Baring in mind that Mesut Ozil has been frequently criticized in recent times and the primary criticism of Ozil is that he does not do enough to seize control of games, and he lacks hunger and drive, it was a cruel twist of fate that it was his inability to finish a golden opportunity that swung this match away from Arsenal.
The German midfielder was clean through on goal, with almost enough time to stop and brush the hair out of his eyes, Ozil had the most welcoming of opportunities to extend the lead given to his side by an unlikely Per Mertesacker header in the first half of the game.
He fluffed it, Heurelho Gomes saved, and barely a minute later Watford was awarded a controversial penalty which Troy Deeney converted. Not long after that, the ball fell invitingly to Tom Cleverley and Arsenal had magicked three points into none.
Ozil’s omission in the starting line up was an indication of Wenger’s reluctance to change his winning formula and also possibly rely less on him and Alexis as its becoming clearer that they will be on their way out of the club by January. Since the 4-0 humbling at Liverpool, Arsenal have won five out of their last six matches, with Ozil playing in just seven minutes of those games.
The most notable change in Arsene Wenger’s side was the return of Mertesacker to the heart of the defence. Although he has played in other competitions, with a man-of-the-match performance in the FA Cup final last season, the German had not started a Premier League game for 532 days before this.
The first real chance fell to Watford. Abdoulaye Doucoure twisted his way down the left wing and flashed a cross for Roberto Pereyra, who could not quite contort himself and glance his close-range header home.
Still, this was encouraging for Silva, who refused to give his players a moment of peace from the touchline as he cajoled and clapped and nagged his way through the first half.
His most dangerous player, as has been the case for much of this season, was the direct Richarlison on the left, who nearly burst into Arsenal box but was thwarted by a fine challenge from Hector Bellerin.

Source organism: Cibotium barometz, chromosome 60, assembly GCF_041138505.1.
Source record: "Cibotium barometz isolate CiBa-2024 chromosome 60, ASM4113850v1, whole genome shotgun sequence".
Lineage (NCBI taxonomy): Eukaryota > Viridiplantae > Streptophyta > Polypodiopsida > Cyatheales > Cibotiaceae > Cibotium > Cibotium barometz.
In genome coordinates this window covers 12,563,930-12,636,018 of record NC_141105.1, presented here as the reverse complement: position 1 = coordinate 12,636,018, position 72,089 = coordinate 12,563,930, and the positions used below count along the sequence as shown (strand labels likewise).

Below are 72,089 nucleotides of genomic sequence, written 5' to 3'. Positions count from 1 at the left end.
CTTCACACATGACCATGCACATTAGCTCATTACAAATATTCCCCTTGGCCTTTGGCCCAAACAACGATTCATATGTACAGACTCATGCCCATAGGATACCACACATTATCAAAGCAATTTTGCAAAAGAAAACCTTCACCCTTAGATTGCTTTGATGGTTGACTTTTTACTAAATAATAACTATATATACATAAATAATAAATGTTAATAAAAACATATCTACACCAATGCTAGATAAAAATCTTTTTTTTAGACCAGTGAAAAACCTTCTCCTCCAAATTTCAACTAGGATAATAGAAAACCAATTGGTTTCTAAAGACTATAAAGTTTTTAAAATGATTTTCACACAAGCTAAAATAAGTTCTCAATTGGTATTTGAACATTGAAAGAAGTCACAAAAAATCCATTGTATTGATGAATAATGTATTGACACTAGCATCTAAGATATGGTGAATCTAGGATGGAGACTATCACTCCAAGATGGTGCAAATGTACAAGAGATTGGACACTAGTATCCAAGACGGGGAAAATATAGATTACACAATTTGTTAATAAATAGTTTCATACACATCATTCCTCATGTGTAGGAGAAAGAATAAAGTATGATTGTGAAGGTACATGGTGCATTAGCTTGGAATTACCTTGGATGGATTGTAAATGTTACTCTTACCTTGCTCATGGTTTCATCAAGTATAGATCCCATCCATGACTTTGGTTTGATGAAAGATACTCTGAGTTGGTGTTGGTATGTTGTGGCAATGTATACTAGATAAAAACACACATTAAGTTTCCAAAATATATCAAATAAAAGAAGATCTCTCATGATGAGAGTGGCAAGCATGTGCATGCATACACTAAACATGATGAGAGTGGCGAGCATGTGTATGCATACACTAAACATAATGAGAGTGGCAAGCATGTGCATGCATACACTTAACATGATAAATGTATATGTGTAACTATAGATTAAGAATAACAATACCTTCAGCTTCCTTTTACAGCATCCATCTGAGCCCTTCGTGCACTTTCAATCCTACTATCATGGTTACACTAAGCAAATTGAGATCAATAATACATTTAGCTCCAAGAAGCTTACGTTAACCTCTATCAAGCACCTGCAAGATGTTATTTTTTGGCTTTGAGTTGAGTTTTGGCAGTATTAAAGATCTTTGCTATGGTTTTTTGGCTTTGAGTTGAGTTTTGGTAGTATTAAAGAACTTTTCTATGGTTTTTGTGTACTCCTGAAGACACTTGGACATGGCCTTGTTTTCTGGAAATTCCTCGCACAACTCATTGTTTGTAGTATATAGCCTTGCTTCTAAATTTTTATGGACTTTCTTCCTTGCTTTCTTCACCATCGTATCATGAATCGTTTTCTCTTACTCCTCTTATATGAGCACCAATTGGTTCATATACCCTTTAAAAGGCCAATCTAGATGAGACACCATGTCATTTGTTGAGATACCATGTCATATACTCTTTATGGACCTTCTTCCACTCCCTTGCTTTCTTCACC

Then Mertesacker ambled up for Granit Xhaka’s corner, held off the helpless Cleverley a curious choice to mark the 6ft 6in German and powered his header home for a goal that was scarcely deserved but ruthlessly finished.
Now the Arsenal machine was whirring, and Bellerin missed the target when he should have made it two before the break.
Watford’s half-time instructions seemed to be to move further up the pitch. Richarlison soon had their first effort, cutting in but curling wide, but the more aggressive approach almost immediately left holes at the back.
Iwobi, in particular, took pleasure from raiding those spaces, and both he and Welbeck could have been clean through if it Lacazette had not botched the final pass. It was enough to prompt a change of shape from Silva, who threw Deeney into the fray after an hour.
Ozil then had his big moment, and choked. Richarlison was almost immediately sent flying in the box, and Deeney stepped up to make it 1-1.
Watford had plenty of chances to win it before they finally did. Etienne Capoue’s deflected effort spun against the post and then Richarlison volleyed over from close range.
The golden moment eventually arrived following a goal mouth scramble that was finally, emphatically, finished by Cleverley.
Under both Walter Mazzarri and and Quique Sánchez Flores, Watford had spells of good form before falling away, ultimately costing both managers their jobs.
But this current crop looks better than any other side over the past two seasons. Marco Silva has them well-organised at both ends of the pitch their focus should certainly be on a top half finish rather than avoiding the drop.